A Tamil sailor (and pirate?) in Gold Rush San Francisco

The story of Samuel Variapa, the “Hindoo centenarian of North Beach”

Old hand-drawn illustration of an old gray-haired Indian man, wearing a coat, seated with a smile

If South Asians are included in California history textbooks, their stories typically begin in 1965, or sometimes with Punjabi immigrants of the 1900s. While older stories exist, it’s rare to find actual names and details. That’s why I was so thrilled to discover a two-part 1893 San Francisco Examiner profile about Samuel Variapa, a Tamil-speaking sailor in 19th-century San Francisco.

The 1893 profile describes the elderly Variapa as a centenarian, having dark copper or bronze skin, a slight mustache and beard framing his face, and being totally blind. He lived in a shanty at Franklin and Filbert, near Fort Mason.

While the old man’s memory was fading, it was sharp enough to recall chunks of a life lived across continents and oceans, a mosaic of historical epochs — from the British Raj to the Mexican era of California, from the high seas of privateering to the lanes of North Beach.

His linguistic tapestry was as complex as his history. He apparently spoke “several of the Hindoo dialects, particularly Tamil,” and spoke of events in Karnataka and Maharashtra, including the Siege of Srirangapatna in 1799, and the Battle of Assaye in 1803. While he spoke English “very imperfectly,” he was quite fluent in Spanish, having reportedly arrived before the Gold Rush, while San Francisco was still Mexican territory. “As to such modern affairs as Governor Alvarado and the conquest of California,” the writer marvels, “he talks of them as things of yesterday.”

While Variapa was quiet about his backstory, we get more details from his neighbor, blacksmith Luis Navarro, who says the story told about him was that he had worked for some time as a cook on board a man-of-war ship associated with the East India Company, and arrived in California sometime like 1843 as a deserter.

His arrival marked the beginning of a new chapter. While the details are fuzzy, Navarro suggests that after deserting his ship, he may have hoped to work in early mines, before his life took a turn towards the mundane yet vital work of washing and ironing for the Pacific Mail Steamship Company. This shift from the adrenaline-fueled life of a sailor to the quiet diligence of laundry work epitomized the diverse experiences of immigrants in the burgeoning city.

Most intriguingly, Luis Navarro said that it was suspected that Samuel had perhaps “seen a little of privateering, not to say piracy.” Privateering was essentially a kind of state-sponsored piracy — attacking other ships, taking prisoners, and sending money back to your sponsor, under a pseudo-legal framework. Even while describing rumors of his friend being potentially a kind of model minority ex-pirate, Navarro adds that “Of course, everything went in those days, but I have not the least doubt that Variapa had a very interesting life-story to tell before ever he came to this country if he chose to tell it.” It’s unclear if the rumor is true, but it gives us a sense of the colorful stories and mysterious pasts of many residents of nineteenth century San Francisco.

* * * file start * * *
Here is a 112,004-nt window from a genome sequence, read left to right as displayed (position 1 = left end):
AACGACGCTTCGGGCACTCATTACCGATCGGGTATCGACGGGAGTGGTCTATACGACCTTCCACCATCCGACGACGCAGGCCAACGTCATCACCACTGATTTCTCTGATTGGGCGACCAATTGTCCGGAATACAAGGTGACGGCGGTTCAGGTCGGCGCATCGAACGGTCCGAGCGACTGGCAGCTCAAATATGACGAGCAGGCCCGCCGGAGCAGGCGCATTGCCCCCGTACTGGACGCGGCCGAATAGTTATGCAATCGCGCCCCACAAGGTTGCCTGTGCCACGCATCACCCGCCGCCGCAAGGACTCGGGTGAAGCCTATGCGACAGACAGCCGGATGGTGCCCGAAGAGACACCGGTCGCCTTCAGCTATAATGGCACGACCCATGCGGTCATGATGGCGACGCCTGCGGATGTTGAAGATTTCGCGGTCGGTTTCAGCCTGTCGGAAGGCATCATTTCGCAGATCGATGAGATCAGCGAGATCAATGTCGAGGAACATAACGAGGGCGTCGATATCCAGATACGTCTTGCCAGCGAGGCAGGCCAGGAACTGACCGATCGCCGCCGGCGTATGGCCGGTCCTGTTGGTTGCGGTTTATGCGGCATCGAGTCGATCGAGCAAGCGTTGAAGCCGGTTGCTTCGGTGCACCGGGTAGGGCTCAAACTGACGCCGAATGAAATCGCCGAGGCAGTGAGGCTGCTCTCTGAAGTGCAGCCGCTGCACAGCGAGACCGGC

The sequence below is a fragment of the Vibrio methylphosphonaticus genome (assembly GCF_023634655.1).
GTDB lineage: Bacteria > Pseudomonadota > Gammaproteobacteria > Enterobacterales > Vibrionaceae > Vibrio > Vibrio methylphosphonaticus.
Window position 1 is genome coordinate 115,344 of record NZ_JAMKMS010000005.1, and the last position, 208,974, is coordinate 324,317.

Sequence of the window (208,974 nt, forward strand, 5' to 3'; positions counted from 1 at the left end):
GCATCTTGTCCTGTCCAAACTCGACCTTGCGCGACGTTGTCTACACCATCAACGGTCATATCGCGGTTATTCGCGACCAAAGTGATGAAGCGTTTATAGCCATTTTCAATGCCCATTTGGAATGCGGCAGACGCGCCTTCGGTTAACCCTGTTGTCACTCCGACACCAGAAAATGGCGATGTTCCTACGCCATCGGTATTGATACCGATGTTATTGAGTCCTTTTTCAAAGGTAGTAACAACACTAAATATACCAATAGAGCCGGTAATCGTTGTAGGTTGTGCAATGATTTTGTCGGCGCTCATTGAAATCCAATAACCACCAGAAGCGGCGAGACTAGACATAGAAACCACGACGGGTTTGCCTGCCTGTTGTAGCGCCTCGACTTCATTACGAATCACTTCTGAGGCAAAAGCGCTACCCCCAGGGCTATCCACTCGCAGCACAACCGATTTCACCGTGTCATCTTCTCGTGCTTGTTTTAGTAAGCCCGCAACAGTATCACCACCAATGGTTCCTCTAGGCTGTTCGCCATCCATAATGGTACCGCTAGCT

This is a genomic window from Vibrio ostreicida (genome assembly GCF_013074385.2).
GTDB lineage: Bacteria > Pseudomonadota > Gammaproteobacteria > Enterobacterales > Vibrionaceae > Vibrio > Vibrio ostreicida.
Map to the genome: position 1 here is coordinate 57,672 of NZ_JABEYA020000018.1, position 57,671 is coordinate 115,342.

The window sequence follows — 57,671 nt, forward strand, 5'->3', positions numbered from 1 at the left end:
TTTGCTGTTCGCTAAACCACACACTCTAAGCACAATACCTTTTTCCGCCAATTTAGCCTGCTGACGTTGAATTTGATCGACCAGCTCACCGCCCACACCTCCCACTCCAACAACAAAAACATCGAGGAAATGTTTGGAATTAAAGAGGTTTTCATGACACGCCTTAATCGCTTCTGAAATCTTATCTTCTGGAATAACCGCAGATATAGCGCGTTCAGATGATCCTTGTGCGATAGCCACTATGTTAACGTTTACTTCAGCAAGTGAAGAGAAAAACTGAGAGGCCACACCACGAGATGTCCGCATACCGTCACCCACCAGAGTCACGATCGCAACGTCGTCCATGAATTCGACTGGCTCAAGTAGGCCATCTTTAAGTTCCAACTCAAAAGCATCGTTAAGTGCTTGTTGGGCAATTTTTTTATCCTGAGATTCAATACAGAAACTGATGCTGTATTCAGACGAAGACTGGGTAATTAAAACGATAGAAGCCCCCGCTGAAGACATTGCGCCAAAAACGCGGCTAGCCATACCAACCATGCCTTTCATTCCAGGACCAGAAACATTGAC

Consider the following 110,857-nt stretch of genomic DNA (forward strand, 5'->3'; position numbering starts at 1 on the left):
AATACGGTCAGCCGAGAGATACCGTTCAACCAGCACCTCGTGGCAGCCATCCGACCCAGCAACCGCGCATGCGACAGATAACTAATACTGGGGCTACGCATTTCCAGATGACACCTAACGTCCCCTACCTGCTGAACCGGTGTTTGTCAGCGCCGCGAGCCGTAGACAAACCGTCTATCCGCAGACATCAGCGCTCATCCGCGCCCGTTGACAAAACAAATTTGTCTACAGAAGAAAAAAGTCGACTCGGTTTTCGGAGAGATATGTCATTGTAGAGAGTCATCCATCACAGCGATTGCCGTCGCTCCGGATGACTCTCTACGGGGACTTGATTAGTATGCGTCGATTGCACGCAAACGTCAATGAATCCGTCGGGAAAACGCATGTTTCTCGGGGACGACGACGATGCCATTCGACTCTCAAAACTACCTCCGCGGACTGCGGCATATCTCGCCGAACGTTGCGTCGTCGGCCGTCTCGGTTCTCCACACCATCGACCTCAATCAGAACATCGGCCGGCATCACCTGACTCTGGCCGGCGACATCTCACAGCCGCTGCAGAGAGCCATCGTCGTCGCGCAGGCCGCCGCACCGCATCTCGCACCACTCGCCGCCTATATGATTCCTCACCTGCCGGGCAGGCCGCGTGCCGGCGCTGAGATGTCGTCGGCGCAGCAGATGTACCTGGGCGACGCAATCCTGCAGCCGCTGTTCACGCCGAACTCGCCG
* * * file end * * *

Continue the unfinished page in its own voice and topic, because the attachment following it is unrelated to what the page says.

While his early history is filled with speculation and guesswork, the 1893 newspaper profile is filled with precise detail about Variapa’s life. He lived in a modest shanty in North Beach, on lane leading to Fort Mason, lined with shanties that once stood as fashionable residences during the frenzy of 1849. Also in the home was an Englishman married to Catarina Rodriquez Witman, a Mexican-Californian who owned the house. Variapa retained strength and steadiness despite his age, “going out every day to lug home a backload of firewood,” and shaving daily, despite being blind.

Variapa’s reported arrival date and reported age certainly deserve scrutiny. Writing in 1893, the Examiner writer expresses initial surprise at his age, but quotes Navarro, “a very intelligent man,” and also talks of local residents who were boys in 1849, but could remember Samuel Variapa as a middle-aged man even then.

From the vantage of 2020s California, it’s remarkable to have this level of detail about a South Asian immigrant in mid-nineteenth century San Francisco, even if some of the early details are shrouded. The details, and particularly the illustration, help bring him and the story of his community alive.

A realistic photograph-style image of an old Indian man, bearded and dark-skinned, looking at the viewer
Potential recreation of Samuel Variapa, inspired by the original 1893 illustration

The original two-part profile of Samuel Variapa is full of lovely details, from the English housemate to whom Variapa never speaks, to the “forty or fifty Kanakas and Hindoos resident in the Franklin-Filbert section adjoining Washerwoman’s bay in the fifties.”

Article 1: “Hindoo and a Hundred” (September 5, 1893)

The first of the articles, from The San Francisco Examiner, September 5 1893, page 4, column 3:

Image of an old newspaper article. Transcription in the article below.


Samuel Variapa Remembers the Siege of Seringapatam in 1799.
Still Strong and Vigorous, Though Blind — He Has Been a Resident of San
Francisco for Nearly Fifty Years.

There is a certain halo of suspicion surrounding stories of centenarians outside of Mission Indians, whose longevity is proverbial. San Francisco has, however, one resident whose claims to be a hundred years old are well founded, because there are local residents who were boys in 1849, but can remember Samuel Variapa as a middled-aged man then.